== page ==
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Changes proposed in Election System In India

At: National Level Seminar on Election Reforms in India Vivekananda Law College, Puttur, Karnataka By: Sridhar Pabbisetty 99162 98421

Let us celebrate what is good
53, 6%
5, 1% 61, 7%

50-60 60-70 309, 38% 396, 48% 70-80 80-90 90-100

“India is the world’s youngest democracy.” Today, 54 percent of India’s population is below the age of 25. Over seven out of 10 Indians are below the age of 35. But do we have worlds youngest representatives? Let us look at lok sabha 14% below 40 7% above 70 11% of MPs are women

Voter Turn Out in all assembly elections held in 2011 Worlds Largest Democracy

Are we making the right progress as a nation?

Preamble of Indian Constitution
WE, THE PEOPLE OF INDIA, having solemnly resolved to constitute India into a SOVEREIGN SOCIALIST SECULAR DEMOCRATIC REPUBLIC and to secure to all its citizens: • JUSTICE, social, economic and political; • LIBERTY, of thought, expression, belief, faith and worship; • EQUALITY of status and of opportunity; and to promote among them all • FRATERNITY assuring the dignity of the individual and the unity and integrity of the Nation;

Some age old wisdom
• All the wealth of the world cannot help one little village if the people are not taught to help themselves

Money Power
If a candidate is willing to spend ten times more than the prescribed ceiling, it is not out of philanthropy, but in the secure knowledge that he can earn ten times what he spends once he gets to the seat of power
- Chief Election Commissioner of India commenting on Karnataka Assembly Elections 2008 Very High (> Rs.20 cr) 51.7%

Assets of candidate and percentage of winners in 2008 Karnataka Elections: Low (< Rs.0.5 Medium (Rs. High (Rs.3 to cr) 0.5 to Rs.3 Cr) Rs. 20 cr) 6.5% 26.4% 35.5%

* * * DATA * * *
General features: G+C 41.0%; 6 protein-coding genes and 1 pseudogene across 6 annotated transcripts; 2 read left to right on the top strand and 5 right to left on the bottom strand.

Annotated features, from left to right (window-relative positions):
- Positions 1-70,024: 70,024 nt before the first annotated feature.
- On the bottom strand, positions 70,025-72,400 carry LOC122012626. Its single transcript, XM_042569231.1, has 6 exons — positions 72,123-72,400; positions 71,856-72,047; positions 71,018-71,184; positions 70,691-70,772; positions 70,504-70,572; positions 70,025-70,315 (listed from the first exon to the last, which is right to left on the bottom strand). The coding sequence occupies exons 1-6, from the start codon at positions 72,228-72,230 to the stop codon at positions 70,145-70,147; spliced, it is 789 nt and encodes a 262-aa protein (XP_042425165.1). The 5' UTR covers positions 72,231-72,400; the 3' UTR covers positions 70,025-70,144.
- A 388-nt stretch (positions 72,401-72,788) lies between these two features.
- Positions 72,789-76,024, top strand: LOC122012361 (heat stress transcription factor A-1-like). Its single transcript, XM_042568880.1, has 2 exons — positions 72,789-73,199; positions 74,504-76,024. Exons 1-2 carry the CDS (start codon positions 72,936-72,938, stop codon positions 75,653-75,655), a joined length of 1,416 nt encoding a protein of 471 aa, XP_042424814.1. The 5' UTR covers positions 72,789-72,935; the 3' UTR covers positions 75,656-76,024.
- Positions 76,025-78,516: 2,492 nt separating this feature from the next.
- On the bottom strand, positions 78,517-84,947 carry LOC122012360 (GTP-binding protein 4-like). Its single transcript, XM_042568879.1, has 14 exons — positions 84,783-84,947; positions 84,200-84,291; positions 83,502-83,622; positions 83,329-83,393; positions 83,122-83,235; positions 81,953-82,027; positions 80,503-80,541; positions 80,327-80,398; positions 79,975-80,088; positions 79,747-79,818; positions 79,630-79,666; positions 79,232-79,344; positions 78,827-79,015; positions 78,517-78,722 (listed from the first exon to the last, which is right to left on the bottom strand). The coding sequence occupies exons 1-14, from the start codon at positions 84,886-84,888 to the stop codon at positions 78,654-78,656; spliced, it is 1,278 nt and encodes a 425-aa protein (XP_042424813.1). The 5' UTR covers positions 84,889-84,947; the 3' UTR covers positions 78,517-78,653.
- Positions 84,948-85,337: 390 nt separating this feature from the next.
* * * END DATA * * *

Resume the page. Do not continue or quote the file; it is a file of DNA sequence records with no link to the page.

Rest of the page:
Election Financing
• Tends to drive campaign expenditure underground and foster a reliance on unaccounted funds or ‘‘black money’’ • Economic liberalization has not ended the government’s discretionary powers over resource allocation in numerous domains. • Flawed political party funding and election expenditure laws drive parties and politicians to misuse the government’s discretionary powers over resource allocation to raise funds for election campaigns and political parties.

Impacts for current system
• Expenditure ceilings appear to invite evasion. • Absence of public funding means that parties and candidates must raise and spend money on their own for each election. The combined effect of the ban on corporate donations in 1969 without an adequate legal source of funds. • The lack of any effective system of internal democracy, transparency, and accountability within parties reinforces corrupt fund-raising and the lack of financial accountability. • The Companies Act’s limit on corporate political contributions to parties (5% of average net profit over the past three years) may worsen the problem with corruption, despite the 2003 law’s introduction of tax deductibility of political donations. • Under the current system, party leadership has no incentive to raise funds through large numbers of small-sum donations, given the large sums needed and the high transaction costs involved in raising many small contributions.

• Trends from Karnataka elections 2004 and 2008

It is still unfortunate that we end up electing candidates who have serious cases pending against them

Organizations working towards better democracy


And many individuals working on various initiatives

Recommendations for Electoral Reforms
• Remove criminals from politics
– after charges have been framed by Court of Law of offences punishable for two years or more – any candidate charged with serious charges like murder, attempt to murder, rape, kidnapping, extortion, etc.